Triple Stud Poker is the most recent addition to PokerStars’ stable of mixed games. It’s a fast, fun, and exciting way to master your all-around Seven-Card Stud skills. Here’s how it works. A game of Triple Stud is broken up into different levels. These levels are simply different variations of Stud: Stud Hi, Razz, and Stud Hi/Lo. In Triple Stud, you’ll play 8 hands of each Stud type during each round. This gives you a great opportunity to sharpen your skills at each game, all at the same table. For players looking to improve their all-around Stud prowess, there is truly no better option than a few rounds of Triple Stud. However in order to take advantage of the new game structure, you’ll need to know how each game plays.
Variants in Triple Stud: The Differences
In Triple Stud, the only real difference between the levels is the hands you’re aiming to make at showdown. Yes, each level is a different form of Stud; but each form of stud is identical in terms of betting structure and action rules. All you need to know to master Triple Stud is each game’s unique showdown criteria. Here’s the rundown:
- Stud Hi: The highest five-card poker hand wins at showdown. Any five of your seven cards can be used to make your hand. For example, A-A-3-8-T beats A-K-3-7-7.
- Razz: Razz is simply Stud Hi played backwards. Rather than the hand with the highest value winning, the hand of the lowest rank wins the pot. The best possible hand is A-2-3-4-5; the second best A-2-3-4-6; the third best A-2-3-5-6; and so on. Note that in the razz round of Triple Stud, you’re just aiming for a jumble of low cards; your A-2-3-4-5 doesn’t count as a straight.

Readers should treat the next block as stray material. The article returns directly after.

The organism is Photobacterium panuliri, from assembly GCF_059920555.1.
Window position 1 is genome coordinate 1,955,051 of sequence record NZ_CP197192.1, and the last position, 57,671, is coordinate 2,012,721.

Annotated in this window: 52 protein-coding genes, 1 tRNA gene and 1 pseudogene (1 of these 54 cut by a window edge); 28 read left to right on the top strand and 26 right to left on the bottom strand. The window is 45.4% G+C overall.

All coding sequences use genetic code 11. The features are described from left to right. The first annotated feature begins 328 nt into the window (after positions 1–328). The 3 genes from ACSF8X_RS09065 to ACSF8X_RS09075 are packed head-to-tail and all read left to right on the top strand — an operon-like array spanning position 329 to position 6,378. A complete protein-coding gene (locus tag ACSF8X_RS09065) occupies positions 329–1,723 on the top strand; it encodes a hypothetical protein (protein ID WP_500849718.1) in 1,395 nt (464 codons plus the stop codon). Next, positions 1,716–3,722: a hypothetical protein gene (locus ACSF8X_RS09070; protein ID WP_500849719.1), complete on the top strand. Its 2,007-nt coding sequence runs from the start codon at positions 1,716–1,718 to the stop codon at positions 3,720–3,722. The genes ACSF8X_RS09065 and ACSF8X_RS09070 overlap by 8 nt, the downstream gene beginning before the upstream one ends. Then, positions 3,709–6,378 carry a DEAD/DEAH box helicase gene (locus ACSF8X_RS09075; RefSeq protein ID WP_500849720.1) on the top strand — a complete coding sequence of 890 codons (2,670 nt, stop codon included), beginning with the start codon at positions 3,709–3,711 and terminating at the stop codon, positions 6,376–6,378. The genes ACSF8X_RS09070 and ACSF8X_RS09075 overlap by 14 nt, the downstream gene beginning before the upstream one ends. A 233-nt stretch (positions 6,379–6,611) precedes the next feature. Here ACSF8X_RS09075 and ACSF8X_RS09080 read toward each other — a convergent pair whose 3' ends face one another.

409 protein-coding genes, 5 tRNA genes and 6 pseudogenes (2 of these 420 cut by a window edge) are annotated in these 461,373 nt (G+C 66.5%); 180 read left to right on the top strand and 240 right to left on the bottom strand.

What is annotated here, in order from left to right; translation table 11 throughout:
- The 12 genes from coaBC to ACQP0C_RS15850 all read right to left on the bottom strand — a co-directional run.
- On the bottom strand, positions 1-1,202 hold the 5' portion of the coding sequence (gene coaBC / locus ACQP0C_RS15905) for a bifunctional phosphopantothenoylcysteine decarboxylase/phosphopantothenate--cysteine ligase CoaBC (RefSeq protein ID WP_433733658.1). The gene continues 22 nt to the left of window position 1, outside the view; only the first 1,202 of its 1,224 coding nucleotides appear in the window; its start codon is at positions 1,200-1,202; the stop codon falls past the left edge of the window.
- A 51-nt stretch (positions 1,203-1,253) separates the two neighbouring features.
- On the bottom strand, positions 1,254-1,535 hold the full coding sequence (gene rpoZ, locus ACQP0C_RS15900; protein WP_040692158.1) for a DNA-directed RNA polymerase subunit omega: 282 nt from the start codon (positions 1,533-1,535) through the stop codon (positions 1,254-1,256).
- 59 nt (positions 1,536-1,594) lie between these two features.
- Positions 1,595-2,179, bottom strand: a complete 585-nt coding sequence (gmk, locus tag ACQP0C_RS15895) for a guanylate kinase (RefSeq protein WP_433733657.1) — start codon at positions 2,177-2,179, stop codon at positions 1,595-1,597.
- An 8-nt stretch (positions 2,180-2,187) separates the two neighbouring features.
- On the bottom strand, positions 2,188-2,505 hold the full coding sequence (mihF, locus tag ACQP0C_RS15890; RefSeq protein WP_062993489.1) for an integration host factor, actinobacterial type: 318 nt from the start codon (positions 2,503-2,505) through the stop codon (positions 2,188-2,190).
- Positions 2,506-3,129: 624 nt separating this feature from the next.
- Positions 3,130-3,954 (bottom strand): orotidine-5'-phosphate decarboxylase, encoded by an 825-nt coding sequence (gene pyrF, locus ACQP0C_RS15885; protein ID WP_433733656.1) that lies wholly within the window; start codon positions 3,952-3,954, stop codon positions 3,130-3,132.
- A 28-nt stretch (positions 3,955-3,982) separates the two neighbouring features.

- Stud Hi/Lo: Think of Stud Hi/Lo as a combination of Stud Hi and Razz. You’re not only aiming for a high hand, and you’re not only aiming for a low hand; you can aim for both. If two players show down a low and a high respectively, they split the pot; that means neither loses anything but the rake.
As I’ve mentioned, each of the three Triple Stud games is structurally identical. That means the betting is the same, the action options are the same, and the table directions are the same. Here’s a breakdown the betting and action in all the Triple Stud games.
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Let the game begin! Each player is dealt three cards: two face-down, and one face-up. The player with the lowest showing card must post a ‘bring-in’. That is, a forced bet much like the blinds in Hold’Em. The bring-in can be either one half of or equal to the game’s lowest bet. For example, in a game of $1/$2 Triple Stud, the bring-in might be $0.50 or $1, depending on the player’s choice.
The action moves clockwise around the table from the bring-in. Each player can decide to bet, check, call, or fold their hand. Once the action is finished, all players move on to a next round of betting.
A fourth card is dealt to each player face-up. Betting begins with the player showing the highest card. In Triple Stud, much like other forms of Stud, action moves clockwise from the opening player. Betting amounts on fourth street are equal to the lowest blind (so a game of $1/$2 would see a bet of $1 here).
Available betting actions are the same on fourth street as they were on third (check, bet, call, or fold); these actions will remain the same on all future streets. Once all players have completed the action on fourth street, the game of triple stud moves on.
A fifth card is dealt to each player face-up. Betting begins once again (as it will from now on) with the player showing the highest card. From fifth street and onwards, the standard bet amount is equal to the highest blind of the Triple Stud game. For example, our $1/$2 game would see a bet amount of $2.
Once everyone’s done calling, checking, betting and folding, Triple Stud moves on once more.
A sixth card is dealt to each player, this time face-down. Another round of betting ensues.
Finally—the last round of betting. A seventh card is dealt to each remaining player, again face-down. Each player goes through the motions, choosing to check, call, fold, or bet. This round of Triple Stud is done whenever all players have completed the action.
Here’s where it gets interesting. Once seventh street betting is complete, any remaining players must compare their hands. One player will emerge victorious, winning whatever’s in the pot; save a tie, of course, in which case tied players split the pot between them. Which hand wins depends on the active type of stud in the triple stud game.